College Student Commission struggling to retain members, hold meetings

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Photo Credit: Amanda Saunders

International relations junior Pablo Pratt used to commute 40 minutes to campus each day for class. Now, with his license suspended, Pratt is enrolled in all online classes because he has no reliable means of getting to campus.

“I just wish there was a bus or a metro or something connecting where I live to near campus,” Pratt said. “I live with my parents because we can’t afford for me to buy housing down there.”

Passionate about affordable housing and transportation, Pratt joined the College Student Commission last spring to get more involved and to represent students and his University. However, the commission’s chair said they have yet to accomplish anything and are struggling to get members to attend.

“As far as what we’ve accomplished on paper: nothing,” said Maya Boehm, chair of the College Student Commission. “Since (the commission) is in the beginning stages, we’re still trying to figure out how is it going to function, how is it getting set up, how is that going to work.”

 

Boehm, a global studies and theology sophomore at Saint Edward’s University, said the commission is struggling to retain members due to schedule conflicts, graduation and communication issues.

The commission was created in 2017 by the Austin City Council to serve as a permanent advisory council for City Hall on student issues. Each university and college in the city would send three representatives to serve on the commission for a total of 15 student commissioners.

At their first official meeting on April 20, 2018, there were 14 members on the commission, according to the agenda. The members held a brief on the Students Housing and Tenants Rights resolution which aims to educate student renters on their rights when looking for housing. At their latest meeting, five of the now-eleven members were in attendance.

Boehm said the commission lost three members over the summer due to graduation or schedule conflicts. The tenants’ rights resolution has yet to be approved and sent to City Council.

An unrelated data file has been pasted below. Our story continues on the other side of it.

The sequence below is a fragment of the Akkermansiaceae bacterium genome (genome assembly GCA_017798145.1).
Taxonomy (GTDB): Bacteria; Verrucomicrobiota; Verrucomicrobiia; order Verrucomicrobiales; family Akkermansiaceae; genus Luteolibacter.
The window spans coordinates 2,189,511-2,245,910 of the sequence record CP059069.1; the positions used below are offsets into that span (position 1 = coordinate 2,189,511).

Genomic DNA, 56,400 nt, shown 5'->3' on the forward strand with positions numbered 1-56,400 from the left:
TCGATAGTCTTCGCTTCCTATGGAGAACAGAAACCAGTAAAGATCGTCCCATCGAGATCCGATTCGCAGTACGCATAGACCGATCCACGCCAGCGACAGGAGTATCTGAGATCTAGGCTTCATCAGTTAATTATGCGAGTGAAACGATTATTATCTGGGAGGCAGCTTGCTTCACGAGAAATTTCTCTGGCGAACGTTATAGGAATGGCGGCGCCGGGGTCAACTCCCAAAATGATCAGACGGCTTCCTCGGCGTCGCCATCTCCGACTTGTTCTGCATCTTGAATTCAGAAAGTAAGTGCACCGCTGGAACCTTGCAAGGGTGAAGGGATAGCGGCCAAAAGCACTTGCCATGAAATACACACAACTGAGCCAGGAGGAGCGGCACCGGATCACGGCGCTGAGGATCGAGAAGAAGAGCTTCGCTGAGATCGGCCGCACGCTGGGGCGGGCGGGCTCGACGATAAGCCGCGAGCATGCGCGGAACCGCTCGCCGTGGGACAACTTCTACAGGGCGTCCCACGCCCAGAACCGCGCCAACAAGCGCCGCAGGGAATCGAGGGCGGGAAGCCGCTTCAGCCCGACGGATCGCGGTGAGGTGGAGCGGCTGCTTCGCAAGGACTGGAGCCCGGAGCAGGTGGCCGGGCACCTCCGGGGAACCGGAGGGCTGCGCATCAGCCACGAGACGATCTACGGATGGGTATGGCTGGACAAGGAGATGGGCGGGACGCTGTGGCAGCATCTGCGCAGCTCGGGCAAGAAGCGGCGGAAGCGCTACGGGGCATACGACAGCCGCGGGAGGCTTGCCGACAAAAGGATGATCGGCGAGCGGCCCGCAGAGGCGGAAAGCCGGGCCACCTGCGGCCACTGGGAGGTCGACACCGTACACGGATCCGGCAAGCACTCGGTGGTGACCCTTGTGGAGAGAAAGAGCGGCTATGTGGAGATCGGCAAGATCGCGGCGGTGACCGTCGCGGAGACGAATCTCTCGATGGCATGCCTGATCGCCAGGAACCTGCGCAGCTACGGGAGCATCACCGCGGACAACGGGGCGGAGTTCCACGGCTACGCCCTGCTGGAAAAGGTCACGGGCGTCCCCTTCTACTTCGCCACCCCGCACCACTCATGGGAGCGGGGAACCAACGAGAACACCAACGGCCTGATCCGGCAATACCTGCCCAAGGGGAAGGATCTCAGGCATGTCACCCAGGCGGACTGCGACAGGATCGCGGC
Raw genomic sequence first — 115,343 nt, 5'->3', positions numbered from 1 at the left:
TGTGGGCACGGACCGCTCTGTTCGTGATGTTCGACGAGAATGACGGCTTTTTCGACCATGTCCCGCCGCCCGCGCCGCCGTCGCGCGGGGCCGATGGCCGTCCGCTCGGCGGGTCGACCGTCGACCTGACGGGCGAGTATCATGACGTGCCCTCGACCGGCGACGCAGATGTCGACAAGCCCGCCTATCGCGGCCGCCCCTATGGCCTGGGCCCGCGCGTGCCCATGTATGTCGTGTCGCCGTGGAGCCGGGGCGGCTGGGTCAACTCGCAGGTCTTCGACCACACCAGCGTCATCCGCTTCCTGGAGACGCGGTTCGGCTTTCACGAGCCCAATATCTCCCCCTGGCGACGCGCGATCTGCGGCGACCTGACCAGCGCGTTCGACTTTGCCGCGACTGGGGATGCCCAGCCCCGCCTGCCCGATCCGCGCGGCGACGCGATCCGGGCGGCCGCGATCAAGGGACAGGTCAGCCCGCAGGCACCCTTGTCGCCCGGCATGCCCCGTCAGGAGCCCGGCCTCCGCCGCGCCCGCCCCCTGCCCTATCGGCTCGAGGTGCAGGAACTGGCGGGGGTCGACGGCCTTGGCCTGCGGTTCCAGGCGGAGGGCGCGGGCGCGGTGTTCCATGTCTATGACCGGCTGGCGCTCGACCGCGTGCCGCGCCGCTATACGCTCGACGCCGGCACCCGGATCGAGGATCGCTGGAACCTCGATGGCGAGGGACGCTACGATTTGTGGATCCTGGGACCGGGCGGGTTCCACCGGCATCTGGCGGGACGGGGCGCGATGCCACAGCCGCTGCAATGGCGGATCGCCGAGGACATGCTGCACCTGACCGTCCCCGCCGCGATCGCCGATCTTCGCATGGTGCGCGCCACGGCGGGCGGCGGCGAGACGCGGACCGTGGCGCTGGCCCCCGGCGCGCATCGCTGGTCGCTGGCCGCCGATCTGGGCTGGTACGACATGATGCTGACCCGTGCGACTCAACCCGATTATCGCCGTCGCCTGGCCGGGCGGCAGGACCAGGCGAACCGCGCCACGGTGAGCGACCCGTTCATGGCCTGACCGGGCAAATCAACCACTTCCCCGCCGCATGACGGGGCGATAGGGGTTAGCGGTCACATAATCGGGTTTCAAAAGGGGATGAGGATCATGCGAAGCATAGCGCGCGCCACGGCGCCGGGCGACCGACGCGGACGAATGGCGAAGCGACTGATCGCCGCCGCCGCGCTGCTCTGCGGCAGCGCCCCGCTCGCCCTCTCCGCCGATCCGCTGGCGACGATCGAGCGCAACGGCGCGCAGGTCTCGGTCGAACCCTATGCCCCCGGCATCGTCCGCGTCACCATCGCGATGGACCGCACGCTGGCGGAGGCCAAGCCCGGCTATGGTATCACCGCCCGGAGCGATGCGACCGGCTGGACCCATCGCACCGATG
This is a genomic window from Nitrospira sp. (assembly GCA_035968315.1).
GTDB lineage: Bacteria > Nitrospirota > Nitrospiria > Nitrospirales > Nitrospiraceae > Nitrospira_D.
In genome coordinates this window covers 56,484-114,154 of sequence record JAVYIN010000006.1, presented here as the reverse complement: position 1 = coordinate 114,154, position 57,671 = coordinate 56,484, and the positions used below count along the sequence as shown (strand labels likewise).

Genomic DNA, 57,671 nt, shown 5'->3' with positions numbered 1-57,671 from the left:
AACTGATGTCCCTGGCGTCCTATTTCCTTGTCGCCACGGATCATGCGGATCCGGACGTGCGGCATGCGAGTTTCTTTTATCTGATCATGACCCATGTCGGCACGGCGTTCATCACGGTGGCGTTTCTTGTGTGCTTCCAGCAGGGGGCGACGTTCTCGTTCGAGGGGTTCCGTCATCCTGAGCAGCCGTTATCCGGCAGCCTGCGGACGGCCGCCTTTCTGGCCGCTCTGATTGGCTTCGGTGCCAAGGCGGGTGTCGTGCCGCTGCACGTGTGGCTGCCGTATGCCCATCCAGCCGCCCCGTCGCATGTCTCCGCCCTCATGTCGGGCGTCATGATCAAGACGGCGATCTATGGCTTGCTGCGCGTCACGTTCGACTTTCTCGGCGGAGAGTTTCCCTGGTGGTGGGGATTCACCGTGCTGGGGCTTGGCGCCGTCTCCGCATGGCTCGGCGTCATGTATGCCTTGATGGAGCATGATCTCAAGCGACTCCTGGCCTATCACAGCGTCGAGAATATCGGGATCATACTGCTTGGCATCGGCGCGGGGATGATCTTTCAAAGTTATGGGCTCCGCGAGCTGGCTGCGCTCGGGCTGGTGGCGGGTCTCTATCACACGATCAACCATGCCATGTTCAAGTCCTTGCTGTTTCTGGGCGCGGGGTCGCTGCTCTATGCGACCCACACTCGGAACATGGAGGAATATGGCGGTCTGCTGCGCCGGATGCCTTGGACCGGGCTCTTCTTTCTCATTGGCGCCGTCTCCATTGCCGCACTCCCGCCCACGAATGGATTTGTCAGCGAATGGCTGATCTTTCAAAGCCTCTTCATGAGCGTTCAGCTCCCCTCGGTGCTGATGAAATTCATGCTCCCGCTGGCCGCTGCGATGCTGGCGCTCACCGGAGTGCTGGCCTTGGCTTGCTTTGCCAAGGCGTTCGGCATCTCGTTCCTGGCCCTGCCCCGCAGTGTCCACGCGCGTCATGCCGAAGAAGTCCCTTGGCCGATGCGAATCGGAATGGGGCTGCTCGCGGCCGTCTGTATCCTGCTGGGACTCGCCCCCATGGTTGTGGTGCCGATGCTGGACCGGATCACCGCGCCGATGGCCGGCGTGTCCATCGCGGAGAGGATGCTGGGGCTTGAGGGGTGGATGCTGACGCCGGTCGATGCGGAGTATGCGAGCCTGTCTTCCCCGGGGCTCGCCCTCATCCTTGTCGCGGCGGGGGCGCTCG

The commission has tried to meet twice this year. Their first meeting was supposed to be on Jan. 25, but only three members showed up, partially due to a city email issue. The commission has items it wants to send to City Council but is unable to vote if meetings do not reach quorum. Since the commission is supposed to have 15 members but only has 11 active members according to the agenda, if four people are absent, they cannot take action. 

Boehm said the commission is set to make more cuts to its roster as they evaluate who missed every meeting in the fall last year and who can be removed. Boehm said the goal is to recruit people who care about making a difference, fill the vacancies and focus on getting involved with the college student community.

“The goal is to get students who genuinely care about this ... and aren’t just doing it necessarily for their resume,” Boehm said.

Despite the lack of progress, Bohem said she thinks the commission is important and that the group just needs to get the ball rolling by finding more students and young people motivated to make a difference.

“It’s incredible what we can accomplish when we come together and do things,” Boehm said. “We need to come together and work on and vocalize rather than just live that college experience and thinking that we’re our own entity and separate from the rest of the city of Austin, because we are all ultimately Austinites, whether you like it or not.”